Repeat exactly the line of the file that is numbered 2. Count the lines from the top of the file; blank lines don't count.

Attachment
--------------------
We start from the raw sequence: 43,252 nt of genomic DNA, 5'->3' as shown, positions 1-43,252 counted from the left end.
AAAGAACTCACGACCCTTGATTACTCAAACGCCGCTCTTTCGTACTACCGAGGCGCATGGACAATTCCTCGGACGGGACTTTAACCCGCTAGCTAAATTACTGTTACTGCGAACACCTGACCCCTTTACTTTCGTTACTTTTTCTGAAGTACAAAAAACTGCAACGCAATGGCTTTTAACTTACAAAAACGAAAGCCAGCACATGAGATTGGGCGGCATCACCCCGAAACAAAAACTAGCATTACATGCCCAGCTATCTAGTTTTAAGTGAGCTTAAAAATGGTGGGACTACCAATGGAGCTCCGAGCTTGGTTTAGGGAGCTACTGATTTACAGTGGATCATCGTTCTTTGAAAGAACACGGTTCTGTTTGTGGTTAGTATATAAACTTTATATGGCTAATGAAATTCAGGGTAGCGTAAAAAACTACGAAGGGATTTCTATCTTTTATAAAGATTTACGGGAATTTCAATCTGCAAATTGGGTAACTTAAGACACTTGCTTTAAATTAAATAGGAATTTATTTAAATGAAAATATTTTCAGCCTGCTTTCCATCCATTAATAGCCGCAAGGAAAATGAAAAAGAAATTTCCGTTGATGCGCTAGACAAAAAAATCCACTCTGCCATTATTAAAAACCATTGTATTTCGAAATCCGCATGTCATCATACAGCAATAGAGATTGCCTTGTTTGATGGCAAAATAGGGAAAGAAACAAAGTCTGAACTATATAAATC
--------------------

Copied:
AAAGAACTCACGACCCTTGATTACTCAAACGCCGCTCTTTCGTACTACCGAGGCGCATGGACAATTCCTCGGACGGGACTTTAACCCGCTAGCTAAATTACTGTTACTGCGAACACCTGACCCCTTTACTTTCGTTACTTTTTCTGAAGTACAAAAAACTGCAACGCAATGGCTTTTAACTTACAAAAACGAAAGCCAGCACATGAGATTGGGCGGCATCACCCCGAAACAAAAACTAGCATTACATGCCCAGCTATCTAGTTTTAAGTGAGCTTAAAAATGGTGGGACTACCAATGGAGCTCCGAGCTTGGTTTAGGGAGCTACTGATTTACAGTGGATCATCGTTCTTTGAAAGAACACGGTTCTGTTTGTGGTTAGTATATAAACTTTATATGGCTAATGAAATTCAGGGTAGCGTAAAAAACTACGAAGGGATTTCTATCTTTTATAAAGATTTACGGGAATTTCAATCTGCAAATTGGGTAACTTAAGACACTTGCTTTAAATTAAATAGGAATTTATTTAAATGAAAATATTTTCAGCCTGCTTTCCATCCATTAATAGCCGCAAGGAAAATGAAAAAGAAATTTCCGTTGATGCGCTAGACAAAAAAATCCACTCTGCCATTATTAAAAACCATTGTATTTCGAAATCCGCATGTCATCATACAGCAATAGAGATTGCCTTGTTTGATGGCAAAATAGGGAAAGAAACAAAGTCTGAACTATATAAATC